Compare and contrast the techniques of satire in Pope's The Rape of the Lock and Swift's "A Beautiful Young Nymph Going to Bed."

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Karen P.L. Hardison | College Teacher | eNotes Employee

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Both poems start with mimicry of Greek epic poetry by employing praise of the subject. Swift praises Corinna as the "pride of Drury Lane" (an upscale area frequented by impoverished women with nothing but themselves to sell). Pope praises Belinda by saying the subject of his poem is insignificant (i.e., "slight") "but not so the praise" of Belinda. Each poet quickly turns the poem to the intended topic.

Swift says "no shepherd sighs in vain" for Corinna's love, which is a satirical pastoral allusion meaning that Corinna is beloved of no one. Pope asks "what strange motive" could cause a "Goddess" like Belinda to turn her feelings to rage: "Could make a gentle Belle reject a Lord / ... / And in soft bosoms [dwell] such mighty Rage?" Both poets proceed to develop their satirical poems through detailed description, particularly description of the lady's toilette (i.e., dressing or undressing ritual).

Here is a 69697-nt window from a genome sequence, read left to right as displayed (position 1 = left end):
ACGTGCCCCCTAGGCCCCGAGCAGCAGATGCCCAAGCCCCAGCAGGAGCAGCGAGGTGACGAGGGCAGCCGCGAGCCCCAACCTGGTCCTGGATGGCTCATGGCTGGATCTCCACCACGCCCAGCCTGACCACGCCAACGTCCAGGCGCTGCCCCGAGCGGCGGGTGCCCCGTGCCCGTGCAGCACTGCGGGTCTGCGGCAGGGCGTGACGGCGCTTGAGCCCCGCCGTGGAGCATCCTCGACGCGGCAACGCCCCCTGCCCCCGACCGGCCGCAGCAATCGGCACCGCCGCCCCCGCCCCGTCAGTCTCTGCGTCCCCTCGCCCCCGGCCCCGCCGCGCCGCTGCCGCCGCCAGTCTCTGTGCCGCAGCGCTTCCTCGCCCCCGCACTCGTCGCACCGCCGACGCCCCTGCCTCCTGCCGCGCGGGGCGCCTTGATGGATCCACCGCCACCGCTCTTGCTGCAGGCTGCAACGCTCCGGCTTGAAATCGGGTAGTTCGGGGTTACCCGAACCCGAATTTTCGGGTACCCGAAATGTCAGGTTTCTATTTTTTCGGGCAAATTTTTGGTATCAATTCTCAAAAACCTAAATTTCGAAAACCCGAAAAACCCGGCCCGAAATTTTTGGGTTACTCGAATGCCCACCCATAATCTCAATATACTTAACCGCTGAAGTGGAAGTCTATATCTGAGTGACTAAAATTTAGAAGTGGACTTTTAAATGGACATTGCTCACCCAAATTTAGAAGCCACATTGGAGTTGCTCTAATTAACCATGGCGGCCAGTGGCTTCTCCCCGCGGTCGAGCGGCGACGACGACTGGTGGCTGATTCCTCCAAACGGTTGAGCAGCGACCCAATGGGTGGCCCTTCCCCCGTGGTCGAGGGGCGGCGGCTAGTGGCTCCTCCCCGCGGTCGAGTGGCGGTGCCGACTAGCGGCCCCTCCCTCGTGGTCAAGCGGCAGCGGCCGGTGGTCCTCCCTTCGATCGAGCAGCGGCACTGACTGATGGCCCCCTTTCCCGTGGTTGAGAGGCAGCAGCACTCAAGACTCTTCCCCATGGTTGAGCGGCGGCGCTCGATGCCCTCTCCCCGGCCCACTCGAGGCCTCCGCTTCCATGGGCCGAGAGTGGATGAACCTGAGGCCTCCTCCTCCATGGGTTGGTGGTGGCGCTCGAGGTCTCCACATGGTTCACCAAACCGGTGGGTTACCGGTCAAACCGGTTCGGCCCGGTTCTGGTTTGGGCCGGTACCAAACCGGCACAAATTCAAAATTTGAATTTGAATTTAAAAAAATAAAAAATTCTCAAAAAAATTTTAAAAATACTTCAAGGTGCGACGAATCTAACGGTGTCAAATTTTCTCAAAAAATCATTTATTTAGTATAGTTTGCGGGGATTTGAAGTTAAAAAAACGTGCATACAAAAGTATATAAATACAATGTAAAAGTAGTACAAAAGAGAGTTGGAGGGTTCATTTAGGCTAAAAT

It is in the description of the toilettes that Swift and Pope differ. Swift uses deep irony in his descriptions. His irony is calculated to make Corinna a tragically sympathetic character (“So bright a battered, strolling toast”) and turn his satire to a serious social point (“With pains of love tormented lies”). Pope uses light-hearted irony that is replete with Classical allusion (“Of airy Elves by moonlight shadows seen”). His irony is meant to make Belinda looking adoringly vain and turn his satire to a foolish feud between friends (“Beware of all, but most beware of Man!”).

In "A Beautiful Young Nymph Going to Bed," Swift uses what is usually thought of as an appealing ritual of undressing to reveal a young woman who is bereft of nearly everything--except life and pain--because of the practice of prostitution and its associated diseases:

With pains of love tormented lies;
Or if she chance to close her eyes,
Of Bridewell and the Compter dreams,
And feels the lash, and faintly screams;
(NOTE: Bridewell, a woman's prison. Compter, prisons controlled by sheriffs)

In The Rape of the Lock, Pope uses the ritual of dressing in the morning to show how pampered, privileged, and vain the lovely Belinda and her feud are:

What wonder then, fair nymph! thy hairs should feel,
The conqu'ring force of unresisted steel?

The satire of the one is meant to reveal the social injustice and evils of Corinna's tragic life, with the aim of bringing about a change in society, while the satire of the other is meant to reveal the triviality of a quarrel between friends, with the aim of bringing about a reconciliation between friends and families.

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